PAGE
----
- HDMI: The modern HD standard, this small connector features fully digital connections betwen source and target and is best suited for High-definition applications and is most likely to be included on your blu-ray player or upscaling DVD player as well as almost all modern LCD or LED HDTVs.
After considering the available options that you can use to connect your components, consider the lengths of cables and costs. RF coaxial cable is probably the cheapest and will perform well over relatively long runs, but it is also the lowest quality picture… Composite cables may yield decent results in short runs of 3 to 6 ft, but will drastically suffer in runs 12ft-25ft or longer unless an extremely high quality 75 ohm cable with shielding is used. S-video may perform better but again, in longer runs, the quality will drop off dramatically. Component cables are likely included on your HD-ready source so this may be a good option, but consider HDMI for longer runs, where it’s available on source and target.
IF you want a nice workbench, you can make one yourself with just a few boards and some basic tools, inlcuding the Kreg Pocket Hole Jig System. Kreg has put together a great video series and here is episode one of how to make a workbench with the kreg jig. It’s a simple plan you can do in an afternoon or adapt to your own project. The video will give you ideas on how to use your kreg jig to build other tables and furniture.
Are you interested in how to grow tomatoes? Want to start from seeds and grow tomatoes? You can! With a little patience you can grow your very own tomato plants from seeds and be enjoying your very own tomatoes very soon!
What you need:
- Potting soil
- A small pot
- Tomato seeds- pick any variety you like! there are MANY kinds
How to sprout tomatoes from seeds:
- Fill a small pot with potting soil
- Moisten the soil with water
- Add your seeds about 1/2 inch into the soil. Add a few per pot, in case some don’t sprout.
- Place in a sunny window or on porch, in garden, etc. Seed sprout best around 70 degrees.
- Keep the soil moist. in the hot summer this may take watering several times per day. Your mileage may vary.
- In a few days. you will see the seeds start to sprout. You may continue to water and wait for them to grow larger or transplant them now into your garden.
- As the plants grow, be sure to add a tomato cage to help support the weight of your very own tomatoes!
- Pick, wash, enjoy!
Do you have an old lamp sitting around the attic or basement that could be cleaned up and used? Is the problem that the electrics looks crazy old and need replacement? If you have an old lamp you want to rewire, you can easily rewire your lamp at home. Do it yourself and save money while saving the old lamp from the dump!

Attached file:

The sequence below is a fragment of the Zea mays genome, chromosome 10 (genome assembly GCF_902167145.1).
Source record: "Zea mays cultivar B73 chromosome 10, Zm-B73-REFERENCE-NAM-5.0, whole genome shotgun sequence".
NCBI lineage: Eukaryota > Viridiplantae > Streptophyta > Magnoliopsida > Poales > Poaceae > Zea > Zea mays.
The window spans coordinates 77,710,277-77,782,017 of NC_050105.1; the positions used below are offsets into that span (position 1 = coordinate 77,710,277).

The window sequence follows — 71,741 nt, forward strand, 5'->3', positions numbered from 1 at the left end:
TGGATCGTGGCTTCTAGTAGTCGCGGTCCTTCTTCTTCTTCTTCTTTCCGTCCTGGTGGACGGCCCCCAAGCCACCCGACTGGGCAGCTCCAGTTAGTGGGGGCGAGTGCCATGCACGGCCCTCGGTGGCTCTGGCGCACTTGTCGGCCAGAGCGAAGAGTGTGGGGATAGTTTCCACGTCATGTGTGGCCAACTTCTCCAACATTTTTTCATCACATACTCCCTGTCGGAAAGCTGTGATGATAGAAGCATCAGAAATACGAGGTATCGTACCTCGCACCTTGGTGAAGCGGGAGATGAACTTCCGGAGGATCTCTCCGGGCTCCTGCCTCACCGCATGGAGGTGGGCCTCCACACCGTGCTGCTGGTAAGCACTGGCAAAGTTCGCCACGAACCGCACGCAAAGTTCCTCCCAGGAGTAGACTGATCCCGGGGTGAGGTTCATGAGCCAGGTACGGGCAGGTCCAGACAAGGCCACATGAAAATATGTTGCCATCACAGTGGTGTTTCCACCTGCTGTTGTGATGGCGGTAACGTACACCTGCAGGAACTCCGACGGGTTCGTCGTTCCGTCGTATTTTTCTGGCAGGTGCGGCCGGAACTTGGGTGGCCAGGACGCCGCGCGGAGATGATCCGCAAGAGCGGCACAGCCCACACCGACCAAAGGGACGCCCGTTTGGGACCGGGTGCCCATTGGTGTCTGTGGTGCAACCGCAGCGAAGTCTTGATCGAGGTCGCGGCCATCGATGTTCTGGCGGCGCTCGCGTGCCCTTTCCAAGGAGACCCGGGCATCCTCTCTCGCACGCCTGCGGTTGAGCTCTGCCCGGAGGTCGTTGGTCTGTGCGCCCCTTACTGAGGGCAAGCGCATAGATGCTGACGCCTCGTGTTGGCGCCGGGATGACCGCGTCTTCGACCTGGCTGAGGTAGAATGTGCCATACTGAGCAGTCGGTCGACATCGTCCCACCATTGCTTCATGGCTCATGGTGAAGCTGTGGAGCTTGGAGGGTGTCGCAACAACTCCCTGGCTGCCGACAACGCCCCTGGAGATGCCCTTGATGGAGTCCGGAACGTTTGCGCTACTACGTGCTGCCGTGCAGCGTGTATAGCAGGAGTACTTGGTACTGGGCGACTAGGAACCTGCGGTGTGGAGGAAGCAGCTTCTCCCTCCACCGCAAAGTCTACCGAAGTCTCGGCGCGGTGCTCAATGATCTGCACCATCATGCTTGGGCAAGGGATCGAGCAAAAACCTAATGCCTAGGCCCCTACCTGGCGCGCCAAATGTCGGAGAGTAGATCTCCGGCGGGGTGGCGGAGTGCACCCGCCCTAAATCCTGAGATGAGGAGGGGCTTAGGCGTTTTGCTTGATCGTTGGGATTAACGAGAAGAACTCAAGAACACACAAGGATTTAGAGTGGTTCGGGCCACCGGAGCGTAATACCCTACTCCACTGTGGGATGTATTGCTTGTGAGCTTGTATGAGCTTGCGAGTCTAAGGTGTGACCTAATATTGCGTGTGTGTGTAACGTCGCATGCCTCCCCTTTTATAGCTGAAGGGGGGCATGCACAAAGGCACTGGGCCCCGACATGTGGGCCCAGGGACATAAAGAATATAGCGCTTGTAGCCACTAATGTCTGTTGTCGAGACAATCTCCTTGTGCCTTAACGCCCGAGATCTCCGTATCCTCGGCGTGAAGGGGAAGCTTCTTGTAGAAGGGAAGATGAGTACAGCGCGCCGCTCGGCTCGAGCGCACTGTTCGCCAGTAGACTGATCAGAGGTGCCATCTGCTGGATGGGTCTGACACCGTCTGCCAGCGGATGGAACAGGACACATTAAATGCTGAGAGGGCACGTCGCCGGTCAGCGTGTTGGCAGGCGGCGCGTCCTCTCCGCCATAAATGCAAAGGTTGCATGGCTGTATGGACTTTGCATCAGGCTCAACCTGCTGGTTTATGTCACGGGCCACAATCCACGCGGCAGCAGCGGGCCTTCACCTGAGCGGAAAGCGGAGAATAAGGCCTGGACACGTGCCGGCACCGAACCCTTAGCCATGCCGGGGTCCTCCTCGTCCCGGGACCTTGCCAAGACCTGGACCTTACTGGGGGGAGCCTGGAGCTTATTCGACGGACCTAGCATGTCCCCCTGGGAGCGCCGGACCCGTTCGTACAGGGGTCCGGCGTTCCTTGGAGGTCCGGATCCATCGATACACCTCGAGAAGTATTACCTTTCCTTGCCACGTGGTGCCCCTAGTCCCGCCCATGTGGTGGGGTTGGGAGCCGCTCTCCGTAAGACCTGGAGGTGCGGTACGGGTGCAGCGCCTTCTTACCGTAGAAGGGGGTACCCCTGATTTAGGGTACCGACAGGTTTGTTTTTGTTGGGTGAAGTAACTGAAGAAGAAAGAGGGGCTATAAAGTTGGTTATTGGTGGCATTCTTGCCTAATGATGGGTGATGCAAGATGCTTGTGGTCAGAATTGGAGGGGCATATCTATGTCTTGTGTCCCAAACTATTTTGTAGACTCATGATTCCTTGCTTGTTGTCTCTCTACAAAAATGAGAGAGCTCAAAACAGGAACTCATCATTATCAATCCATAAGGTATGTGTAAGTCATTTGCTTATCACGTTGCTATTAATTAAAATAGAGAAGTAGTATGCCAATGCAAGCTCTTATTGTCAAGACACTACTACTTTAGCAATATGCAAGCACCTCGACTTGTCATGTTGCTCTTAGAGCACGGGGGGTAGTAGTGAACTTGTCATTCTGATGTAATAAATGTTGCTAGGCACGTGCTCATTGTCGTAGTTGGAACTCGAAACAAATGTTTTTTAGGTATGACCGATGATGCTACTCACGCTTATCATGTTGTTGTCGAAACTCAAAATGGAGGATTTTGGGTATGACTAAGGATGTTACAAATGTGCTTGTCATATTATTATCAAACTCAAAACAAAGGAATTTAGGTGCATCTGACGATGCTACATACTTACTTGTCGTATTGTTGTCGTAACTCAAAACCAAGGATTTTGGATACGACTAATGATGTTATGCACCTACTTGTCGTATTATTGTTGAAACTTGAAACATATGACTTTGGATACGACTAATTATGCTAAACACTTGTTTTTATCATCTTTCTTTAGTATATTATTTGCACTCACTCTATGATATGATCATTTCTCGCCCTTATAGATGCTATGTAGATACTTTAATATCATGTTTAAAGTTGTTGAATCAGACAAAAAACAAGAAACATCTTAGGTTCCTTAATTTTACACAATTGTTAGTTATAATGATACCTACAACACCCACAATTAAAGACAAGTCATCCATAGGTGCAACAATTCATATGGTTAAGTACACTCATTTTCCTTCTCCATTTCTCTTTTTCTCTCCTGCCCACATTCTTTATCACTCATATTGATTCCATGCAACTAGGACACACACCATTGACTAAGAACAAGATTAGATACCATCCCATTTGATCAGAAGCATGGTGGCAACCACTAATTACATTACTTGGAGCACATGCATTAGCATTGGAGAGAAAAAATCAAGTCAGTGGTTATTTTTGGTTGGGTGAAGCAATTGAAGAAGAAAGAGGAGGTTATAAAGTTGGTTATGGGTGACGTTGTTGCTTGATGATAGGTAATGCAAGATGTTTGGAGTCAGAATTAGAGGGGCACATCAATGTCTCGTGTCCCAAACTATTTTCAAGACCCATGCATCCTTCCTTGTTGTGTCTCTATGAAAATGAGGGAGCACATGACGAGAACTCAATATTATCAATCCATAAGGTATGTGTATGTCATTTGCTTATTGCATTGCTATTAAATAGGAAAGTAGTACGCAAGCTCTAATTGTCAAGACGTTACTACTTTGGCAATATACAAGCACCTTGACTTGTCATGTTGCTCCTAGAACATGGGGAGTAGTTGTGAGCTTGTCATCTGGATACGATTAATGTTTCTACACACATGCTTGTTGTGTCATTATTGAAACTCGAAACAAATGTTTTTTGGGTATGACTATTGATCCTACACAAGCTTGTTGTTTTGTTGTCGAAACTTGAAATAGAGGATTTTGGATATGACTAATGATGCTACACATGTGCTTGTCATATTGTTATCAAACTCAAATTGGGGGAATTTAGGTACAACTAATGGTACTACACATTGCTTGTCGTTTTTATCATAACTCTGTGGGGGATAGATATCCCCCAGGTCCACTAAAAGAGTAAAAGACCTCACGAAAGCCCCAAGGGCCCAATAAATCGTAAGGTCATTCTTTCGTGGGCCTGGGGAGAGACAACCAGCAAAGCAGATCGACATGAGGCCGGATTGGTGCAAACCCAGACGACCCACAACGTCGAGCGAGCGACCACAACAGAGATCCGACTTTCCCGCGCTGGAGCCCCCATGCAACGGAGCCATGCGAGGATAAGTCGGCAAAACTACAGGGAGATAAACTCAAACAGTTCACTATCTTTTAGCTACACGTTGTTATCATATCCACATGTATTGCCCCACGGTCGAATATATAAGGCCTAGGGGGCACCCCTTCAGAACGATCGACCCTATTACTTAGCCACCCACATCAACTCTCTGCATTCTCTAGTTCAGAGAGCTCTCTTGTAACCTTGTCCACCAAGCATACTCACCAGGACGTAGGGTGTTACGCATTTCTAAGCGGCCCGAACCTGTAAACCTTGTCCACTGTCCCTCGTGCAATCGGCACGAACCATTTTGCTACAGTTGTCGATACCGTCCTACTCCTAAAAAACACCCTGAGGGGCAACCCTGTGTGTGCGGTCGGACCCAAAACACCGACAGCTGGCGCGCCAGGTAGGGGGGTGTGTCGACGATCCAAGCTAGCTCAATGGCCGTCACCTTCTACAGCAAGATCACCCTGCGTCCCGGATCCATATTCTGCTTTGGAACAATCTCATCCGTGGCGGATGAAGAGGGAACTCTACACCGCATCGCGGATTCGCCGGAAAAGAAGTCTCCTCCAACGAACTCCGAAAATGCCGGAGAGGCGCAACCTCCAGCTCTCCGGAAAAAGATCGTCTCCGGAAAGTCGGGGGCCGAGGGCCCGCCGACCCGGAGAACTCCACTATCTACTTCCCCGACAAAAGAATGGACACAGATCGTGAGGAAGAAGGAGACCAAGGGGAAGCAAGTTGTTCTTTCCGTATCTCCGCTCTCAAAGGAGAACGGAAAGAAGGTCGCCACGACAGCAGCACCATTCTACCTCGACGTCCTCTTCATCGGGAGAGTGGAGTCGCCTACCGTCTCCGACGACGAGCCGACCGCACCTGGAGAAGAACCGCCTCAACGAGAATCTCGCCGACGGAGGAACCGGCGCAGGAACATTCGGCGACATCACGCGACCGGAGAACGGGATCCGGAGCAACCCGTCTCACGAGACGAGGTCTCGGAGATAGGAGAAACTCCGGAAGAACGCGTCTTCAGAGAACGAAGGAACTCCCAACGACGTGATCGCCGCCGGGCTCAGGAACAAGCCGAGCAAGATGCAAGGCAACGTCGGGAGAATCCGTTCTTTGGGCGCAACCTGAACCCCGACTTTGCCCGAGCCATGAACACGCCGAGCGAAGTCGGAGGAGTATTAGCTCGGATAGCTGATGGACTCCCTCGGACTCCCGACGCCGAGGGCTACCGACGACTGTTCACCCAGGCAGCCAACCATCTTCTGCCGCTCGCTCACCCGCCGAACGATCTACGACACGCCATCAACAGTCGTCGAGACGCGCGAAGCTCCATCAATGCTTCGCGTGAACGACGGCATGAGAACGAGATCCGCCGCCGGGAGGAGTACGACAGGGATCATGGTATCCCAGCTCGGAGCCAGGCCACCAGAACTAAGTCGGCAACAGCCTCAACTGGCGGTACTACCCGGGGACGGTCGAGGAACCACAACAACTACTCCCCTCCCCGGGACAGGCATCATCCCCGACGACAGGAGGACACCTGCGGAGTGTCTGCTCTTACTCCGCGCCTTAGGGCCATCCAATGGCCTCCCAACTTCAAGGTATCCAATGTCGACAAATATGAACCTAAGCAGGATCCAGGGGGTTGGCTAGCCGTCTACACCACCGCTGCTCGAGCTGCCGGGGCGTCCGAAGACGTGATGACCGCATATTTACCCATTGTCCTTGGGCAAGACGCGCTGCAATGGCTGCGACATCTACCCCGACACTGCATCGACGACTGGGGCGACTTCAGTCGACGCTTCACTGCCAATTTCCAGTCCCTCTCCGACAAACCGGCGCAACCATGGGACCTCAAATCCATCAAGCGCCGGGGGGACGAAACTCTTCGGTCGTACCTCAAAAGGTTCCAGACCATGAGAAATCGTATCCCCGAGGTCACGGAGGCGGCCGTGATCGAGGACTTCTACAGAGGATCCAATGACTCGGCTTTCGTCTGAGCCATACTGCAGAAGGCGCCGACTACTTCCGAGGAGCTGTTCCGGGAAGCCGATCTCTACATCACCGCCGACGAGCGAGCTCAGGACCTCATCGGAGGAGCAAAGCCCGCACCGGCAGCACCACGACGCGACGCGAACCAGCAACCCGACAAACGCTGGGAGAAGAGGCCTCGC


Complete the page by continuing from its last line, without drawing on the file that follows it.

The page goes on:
What you need:
- A new Standard Lamp Socket
(assuming the old one is shot/not safe to use)
Or consider an upgrade with a Dimmer Socket
- A length of suitable electrical cord – consult your hardware store for proper gauge for your application – for most standard lamps (think 60W or less) and short lengths, most any UL approved cord will do – for longer runs or higher wattage lamps, you will need a heavier gauge cord to prevent overheating
- 2-wire electric plug to attach cord to wall outlet
How to rewire a lamp:
- Be safe; know what you’re doing. Always consult a professional electrician for any questions. Always unplug any electric appliance before servicing.
- After unplugging the lamp, remove any shade and bulb
- Remove the socket and old wiring. You may need to cut the old wiring to remove. Discard the old parts
- Take your length of new cord and attach the plug. Typically this will involve either stripping the wire and attaching it with screw mounts OR inserting the cord and crimping the cord in some fashion. Consult the directions that came with your new plug for complete instructions
- Feed the free end of your new cord up through the base of your lamp and our through where the old socket attached.
- Separate the two ends and remove a small length of the insulation from each of the two wires. Twist the wire inside tightly.
- Now, take your new socket attach one wire to each of the two terminals of the lamp socket. Usually this is done with screw-down connections. Be sure that the wires attach firmly and are not loose or frayed out. Consult the instructions that came with your new socket for complete directions. You should tie a knot in the cord to keep any tugs from a pulled cord from detaching the connections
- Attach the socket to the lamp, usually screws on to base.
- Final inspection. Ensure all connections are properly attached and insulated, no gashes have been made to cord in the process and all is tightly attached.
- Put a bulb in and try out your new re-wired lamp!
- Consider purchasing new lamp shades to give new life to an old lamp